Ponder too the Bottled-in-Bond Act of 1897, which Minnick deems "incredibly important to ensuring consumer protection against bad whiskey. At the time, whiskey was mostly sold by the barrel and saloons would add prune juice, water and lethal additives to make barrels last longer. The Bottled-in-Bond Act became the first Congressional consumer protective measure and it basically stated that Bottled-in-Bond labeled products were made in one distillation season by one distiller and stored in a federally bonded warehouse under U.S. government supervision for at least four years and bottled at 100 proof. This insured the whiskey's purity. Today, there are only sixteen Bottled-in-Bond bourbons left, but they still exist."
Minnick is also intrigued by the post-Prohibition movement to ban alcohol ads, in which female members of the Women's Association of Allied Beverage Industries battled the ad-banning activists.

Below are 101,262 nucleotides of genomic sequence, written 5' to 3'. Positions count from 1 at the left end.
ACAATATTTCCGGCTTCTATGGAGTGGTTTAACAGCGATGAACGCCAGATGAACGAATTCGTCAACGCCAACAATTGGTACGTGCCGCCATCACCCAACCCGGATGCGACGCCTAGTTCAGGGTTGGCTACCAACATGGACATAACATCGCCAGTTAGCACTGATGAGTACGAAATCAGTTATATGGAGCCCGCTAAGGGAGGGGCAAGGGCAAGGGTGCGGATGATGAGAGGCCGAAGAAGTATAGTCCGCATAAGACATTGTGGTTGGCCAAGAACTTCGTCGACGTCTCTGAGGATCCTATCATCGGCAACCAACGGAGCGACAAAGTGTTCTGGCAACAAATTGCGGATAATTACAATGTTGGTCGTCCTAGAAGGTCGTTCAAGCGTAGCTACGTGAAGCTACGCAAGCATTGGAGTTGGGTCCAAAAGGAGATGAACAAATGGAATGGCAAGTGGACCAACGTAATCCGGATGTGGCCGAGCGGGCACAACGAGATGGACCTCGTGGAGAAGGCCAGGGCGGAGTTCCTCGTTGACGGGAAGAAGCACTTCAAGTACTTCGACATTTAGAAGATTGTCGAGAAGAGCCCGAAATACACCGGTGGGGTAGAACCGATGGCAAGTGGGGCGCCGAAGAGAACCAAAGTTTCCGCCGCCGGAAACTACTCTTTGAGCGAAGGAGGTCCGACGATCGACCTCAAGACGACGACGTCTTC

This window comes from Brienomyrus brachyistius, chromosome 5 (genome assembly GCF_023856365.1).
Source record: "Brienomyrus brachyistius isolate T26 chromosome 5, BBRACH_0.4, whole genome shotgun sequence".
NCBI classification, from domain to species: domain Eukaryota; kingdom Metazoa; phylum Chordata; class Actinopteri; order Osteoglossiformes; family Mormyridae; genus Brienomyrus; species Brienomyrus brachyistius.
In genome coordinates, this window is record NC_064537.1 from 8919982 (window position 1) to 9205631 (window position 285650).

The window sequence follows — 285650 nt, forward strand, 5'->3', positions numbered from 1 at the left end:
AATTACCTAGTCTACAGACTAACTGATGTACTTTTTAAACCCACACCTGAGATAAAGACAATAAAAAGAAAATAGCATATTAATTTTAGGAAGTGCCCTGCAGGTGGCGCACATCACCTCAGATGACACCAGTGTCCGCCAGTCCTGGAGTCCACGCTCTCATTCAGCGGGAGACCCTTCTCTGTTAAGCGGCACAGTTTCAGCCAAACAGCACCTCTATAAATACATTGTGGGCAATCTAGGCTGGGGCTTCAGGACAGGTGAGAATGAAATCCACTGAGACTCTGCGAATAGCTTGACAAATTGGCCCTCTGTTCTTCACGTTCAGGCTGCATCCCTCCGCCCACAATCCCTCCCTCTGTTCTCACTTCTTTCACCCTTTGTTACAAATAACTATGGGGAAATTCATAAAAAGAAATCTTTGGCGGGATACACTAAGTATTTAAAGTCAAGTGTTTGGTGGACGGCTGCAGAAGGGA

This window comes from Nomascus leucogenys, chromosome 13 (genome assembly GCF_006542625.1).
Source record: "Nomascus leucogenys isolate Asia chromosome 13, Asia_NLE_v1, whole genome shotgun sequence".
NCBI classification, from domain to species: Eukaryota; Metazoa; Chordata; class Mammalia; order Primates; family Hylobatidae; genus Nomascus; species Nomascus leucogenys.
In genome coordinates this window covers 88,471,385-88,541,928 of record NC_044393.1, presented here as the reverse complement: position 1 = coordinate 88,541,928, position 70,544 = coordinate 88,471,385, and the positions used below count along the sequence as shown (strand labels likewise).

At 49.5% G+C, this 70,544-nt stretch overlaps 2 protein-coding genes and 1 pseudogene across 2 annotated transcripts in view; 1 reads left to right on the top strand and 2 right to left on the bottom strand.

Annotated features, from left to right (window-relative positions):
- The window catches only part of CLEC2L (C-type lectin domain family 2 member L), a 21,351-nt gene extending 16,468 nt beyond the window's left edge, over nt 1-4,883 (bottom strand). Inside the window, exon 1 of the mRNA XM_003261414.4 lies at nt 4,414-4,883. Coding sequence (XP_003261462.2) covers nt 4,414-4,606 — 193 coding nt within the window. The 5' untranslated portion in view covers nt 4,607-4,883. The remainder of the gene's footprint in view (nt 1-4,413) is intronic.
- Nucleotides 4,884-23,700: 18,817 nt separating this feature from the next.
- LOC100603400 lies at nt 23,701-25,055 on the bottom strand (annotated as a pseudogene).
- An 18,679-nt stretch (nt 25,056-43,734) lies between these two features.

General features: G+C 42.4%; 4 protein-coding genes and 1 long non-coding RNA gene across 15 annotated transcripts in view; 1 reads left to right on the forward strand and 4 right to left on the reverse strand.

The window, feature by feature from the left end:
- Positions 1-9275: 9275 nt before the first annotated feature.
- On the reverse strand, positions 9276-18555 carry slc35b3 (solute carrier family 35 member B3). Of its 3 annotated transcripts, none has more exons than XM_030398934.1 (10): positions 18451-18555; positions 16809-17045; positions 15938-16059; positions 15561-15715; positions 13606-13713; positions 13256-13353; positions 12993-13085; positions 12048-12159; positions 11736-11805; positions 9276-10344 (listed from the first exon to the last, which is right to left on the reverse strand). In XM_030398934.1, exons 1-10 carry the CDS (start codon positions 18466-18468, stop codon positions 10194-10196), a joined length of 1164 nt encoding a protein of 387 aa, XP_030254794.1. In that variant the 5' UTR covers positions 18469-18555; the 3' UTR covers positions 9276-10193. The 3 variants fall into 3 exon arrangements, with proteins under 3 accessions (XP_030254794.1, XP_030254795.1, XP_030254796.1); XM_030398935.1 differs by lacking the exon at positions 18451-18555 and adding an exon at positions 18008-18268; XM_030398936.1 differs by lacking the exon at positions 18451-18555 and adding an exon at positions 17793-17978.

"In 1958, the mood of the country was changing toward alcohol advertising. Drunken driving was up and doctors were starting to blame alcohol abuse for many maladies," which fueled the ad-banning activists. "A young Senator Strom Thurmond was gunning to ban alcohol advertising. WAABI President Grace Ellis testified before Congress and put Thurmond in his place, basically making a fool out of the senator. I believe Ellis' testimony helped put the final nails in the coffin against these ban-alcohol-advertising movements."
Thus I bring you Absolut Bling Bling and Drink, Drink, Drink Tyrolia.
"That said, liquor has always faced more scrutiny than beer. Only recently, the FTC said liquor advertising should enjoy the same rights as beer and wine advertising. That's why you're now seeing more whiskey advertisements than ever before," Minnick said.
So even in this year of fear and perplexity, we have much to be thankful for. Any nation that could figure out how to transform corn into mint juleps won't go down without a fight.
Fred Minnick image courtesy of Fred Minnick. Maker's Mark image courtesy of Maker's Mark. All other photographs are by Kristan Lawson. All images used with permission.